Janus
Janus' site says: the general purpose WebRTC server. It’s implemented in C++ and some examples use gStreamer. GPL licensed. A streaming test example is available from their site, and in the source code. I personally have more experience with Janus than the other popular media servers. I really liked the fact they had an online example of an SFU.

Jitsi From their site: Jitsi is a set of open-source projects that allows you to easily build and deploy secure videoconferencing solutions. We are best known for our Jitsi Meet video conferencing platform, meet.jit.si where we host a Jitsi Meet instance that the community can use for totally free video conferences , and the Jitsi Videobridge that powers all of our multi-party video capabilities.

Kurento They say: Kurento is a WebRTC media server and a set of client APIs making simple the development of advanced video applications for WWW and smartphone platforms. One of Kurento’s nest features is the ability to use OpenCV in a plug and play manner. Computer vision, speech analysis and similar media analysis seems to be a differentiator for Kurento.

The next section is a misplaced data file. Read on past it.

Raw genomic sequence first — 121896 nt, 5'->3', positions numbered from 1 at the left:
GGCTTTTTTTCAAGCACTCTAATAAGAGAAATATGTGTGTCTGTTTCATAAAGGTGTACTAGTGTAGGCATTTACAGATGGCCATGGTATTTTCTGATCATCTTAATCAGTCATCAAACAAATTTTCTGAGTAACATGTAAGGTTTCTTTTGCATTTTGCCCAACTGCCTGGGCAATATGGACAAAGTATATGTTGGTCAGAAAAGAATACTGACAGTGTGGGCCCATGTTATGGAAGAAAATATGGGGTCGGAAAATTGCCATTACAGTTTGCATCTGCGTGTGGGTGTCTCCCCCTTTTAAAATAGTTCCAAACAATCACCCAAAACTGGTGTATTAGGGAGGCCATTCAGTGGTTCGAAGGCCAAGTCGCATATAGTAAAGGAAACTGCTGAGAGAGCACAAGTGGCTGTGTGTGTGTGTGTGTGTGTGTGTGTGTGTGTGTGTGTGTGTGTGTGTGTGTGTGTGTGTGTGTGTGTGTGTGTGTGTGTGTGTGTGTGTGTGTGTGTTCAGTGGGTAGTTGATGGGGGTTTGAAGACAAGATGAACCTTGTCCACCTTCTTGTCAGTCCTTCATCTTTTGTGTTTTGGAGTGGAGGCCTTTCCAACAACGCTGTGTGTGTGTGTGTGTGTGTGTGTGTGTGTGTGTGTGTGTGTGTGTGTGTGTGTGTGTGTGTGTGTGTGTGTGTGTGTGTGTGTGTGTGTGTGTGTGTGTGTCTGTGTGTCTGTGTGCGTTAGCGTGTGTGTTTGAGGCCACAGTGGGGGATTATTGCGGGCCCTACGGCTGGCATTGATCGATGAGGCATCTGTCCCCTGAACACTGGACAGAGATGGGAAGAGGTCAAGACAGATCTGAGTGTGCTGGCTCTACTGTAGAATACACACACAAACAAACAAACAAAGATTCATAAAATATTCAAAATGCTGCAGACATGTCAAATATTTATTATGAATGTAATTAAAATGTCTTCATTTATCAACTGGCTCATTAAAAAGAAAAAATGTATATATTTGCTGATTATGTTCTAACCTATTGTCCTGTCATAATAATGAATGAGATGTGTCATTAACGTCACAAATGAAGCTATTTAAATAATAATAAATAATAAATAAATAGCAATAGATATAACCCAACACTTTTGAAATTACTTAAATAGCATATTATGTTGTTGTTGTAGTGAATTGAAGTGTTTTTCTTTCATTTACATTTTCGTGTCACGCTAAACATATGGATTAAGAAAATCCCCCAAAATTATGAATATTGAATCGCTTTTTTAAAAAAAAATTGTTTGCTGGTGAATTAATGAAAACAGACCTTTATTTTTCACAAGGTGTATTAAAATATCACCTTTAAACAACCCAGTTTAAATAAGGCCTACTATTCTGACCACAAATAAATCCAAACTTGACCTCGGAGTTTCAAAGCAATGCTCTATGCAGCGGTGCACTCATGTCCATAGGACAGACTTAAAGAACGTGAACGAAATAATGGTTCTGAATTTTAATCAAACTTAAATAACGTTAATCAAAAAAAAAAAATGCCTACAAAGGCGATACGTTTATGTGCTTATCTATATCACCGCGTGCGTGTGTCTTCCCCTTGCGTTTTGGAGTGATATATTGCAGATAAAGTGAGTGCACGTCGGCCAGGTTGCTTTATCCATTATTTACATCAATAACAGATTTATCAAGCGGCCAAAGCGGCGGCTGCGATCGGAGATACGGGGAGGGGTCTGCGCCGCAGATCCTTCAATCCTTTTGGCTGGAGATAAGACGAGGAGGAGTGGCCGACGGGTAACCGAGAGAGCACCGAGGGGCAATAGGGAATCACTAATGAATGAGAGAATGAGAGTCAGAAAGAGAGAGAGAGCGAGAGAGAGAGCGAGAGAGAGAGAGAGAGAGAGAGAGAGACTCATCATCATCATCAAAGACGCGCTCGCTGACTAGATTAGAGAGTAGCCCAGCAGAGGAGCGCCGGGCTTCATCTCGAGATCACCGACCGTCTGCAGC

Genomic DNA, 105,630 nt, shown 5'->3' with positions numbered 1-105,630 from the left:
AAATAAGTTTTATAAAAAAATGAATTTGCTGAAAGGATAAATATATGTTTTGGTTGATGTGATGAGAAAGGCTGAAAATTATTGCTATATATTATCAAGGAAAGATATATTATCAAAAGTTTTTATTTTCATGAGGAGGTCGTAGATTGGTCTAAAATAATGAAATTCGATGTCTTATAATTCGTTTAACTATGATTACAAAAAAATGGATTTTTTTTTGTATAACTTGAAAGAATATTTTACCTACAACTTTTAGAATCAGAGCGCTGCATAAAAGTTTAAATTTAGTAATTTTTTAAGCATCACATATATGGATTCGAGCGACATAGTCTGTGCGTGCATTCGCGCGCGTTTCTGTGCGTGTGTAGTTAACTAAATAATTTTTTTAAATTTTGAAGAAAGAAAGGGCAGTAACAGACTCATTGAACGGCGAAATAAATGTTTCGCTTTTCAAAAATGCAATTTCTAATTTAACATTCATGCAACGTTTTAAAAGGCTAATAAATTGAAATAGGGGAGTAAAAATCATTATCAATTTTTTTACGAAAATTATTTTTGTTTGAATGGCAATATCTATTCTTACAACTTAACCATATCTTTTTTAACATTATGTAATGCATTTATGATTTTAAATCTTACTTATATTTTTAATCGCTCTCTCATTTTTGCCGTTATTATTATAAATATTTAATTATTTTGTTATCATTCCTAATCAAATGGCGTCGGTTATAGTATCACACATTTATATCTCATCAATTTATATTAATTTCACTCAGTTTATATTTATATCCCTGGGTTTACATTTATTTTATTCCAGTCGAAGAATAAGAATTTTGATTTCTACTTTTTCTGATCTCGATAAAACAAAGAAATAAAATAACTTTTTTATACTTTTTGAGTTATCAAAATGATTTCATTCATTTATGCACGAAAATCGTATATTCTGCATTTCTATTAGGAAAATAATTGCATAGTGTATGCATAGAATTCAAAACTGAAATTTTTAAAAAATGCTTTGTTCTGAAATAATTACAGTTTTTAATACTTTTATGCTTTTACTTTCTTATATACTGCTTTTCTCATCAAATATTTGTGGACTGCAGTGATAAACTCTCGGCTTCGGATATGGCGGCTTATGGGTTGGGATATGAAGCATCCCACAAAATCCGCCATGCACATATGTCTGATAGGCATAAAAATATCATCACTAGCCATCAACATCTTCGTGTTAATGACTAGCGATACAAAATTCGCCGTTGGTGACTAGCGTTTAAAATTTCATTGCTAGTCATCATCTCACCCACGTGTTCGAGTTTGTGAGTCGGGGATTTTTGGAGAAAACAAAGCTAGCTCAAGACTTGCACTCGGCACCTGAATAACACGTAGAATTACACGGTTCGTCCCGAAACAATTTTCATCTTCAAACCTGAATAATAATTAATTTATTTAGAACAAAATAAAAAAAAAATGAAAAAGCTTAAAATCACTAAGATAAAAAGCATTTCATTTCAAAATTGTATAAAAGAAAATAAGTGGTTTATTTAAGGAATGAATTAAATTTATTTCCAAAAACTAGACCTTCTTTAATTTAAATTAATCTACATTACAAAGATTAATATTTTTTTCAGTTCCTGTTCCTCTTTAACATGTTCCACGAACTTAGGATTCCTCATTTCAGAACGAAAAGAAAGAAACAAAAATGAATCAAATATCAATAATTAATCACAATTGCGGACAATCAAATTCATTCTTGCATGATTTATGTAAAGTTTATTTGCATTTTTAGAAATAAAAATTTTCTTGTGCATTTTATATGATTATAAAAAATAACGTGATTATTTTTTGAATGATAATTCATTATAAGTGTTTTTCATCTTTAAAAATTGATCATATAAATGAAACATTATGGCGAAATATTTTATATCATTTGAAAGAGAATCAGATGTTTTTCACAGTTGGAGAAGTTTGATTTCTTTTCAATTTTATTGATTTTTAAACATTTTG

Mediasoup
Cutting Edge WebRTC Video Conferencing per their site. What kind of sets Mediasoup apart is the fact is it a Node.js module and installed via NPM

Low-latency Live Streaming Without Using WebRTC

Streaming Global While WebRTC is becoming a popular way to deliver low latency video to the browser, it is not the only way. Streaming Global is an interesting company that does not use WebRTC for delivery. This can have it’s pros and cons.

Low-latency Live Streaming with WebRTC Data Channels, not Media Channels

Finally, it’s worth mentioning this unusual approach. Doing TCP sockets from the browser is old hat, and there are lots of examples of sites and applications doing AJAX and TCP directly to get media into the browser. But there are not really examples of UDP applications, because UDP connectivity is not supported directly browsers. But WebRTC Data Channels can give browser applications UDP-like latency and datagram-style connectivity. There are rumours of companies using WebRTC Data Channels for media transfer and then rendering audio and video media directly.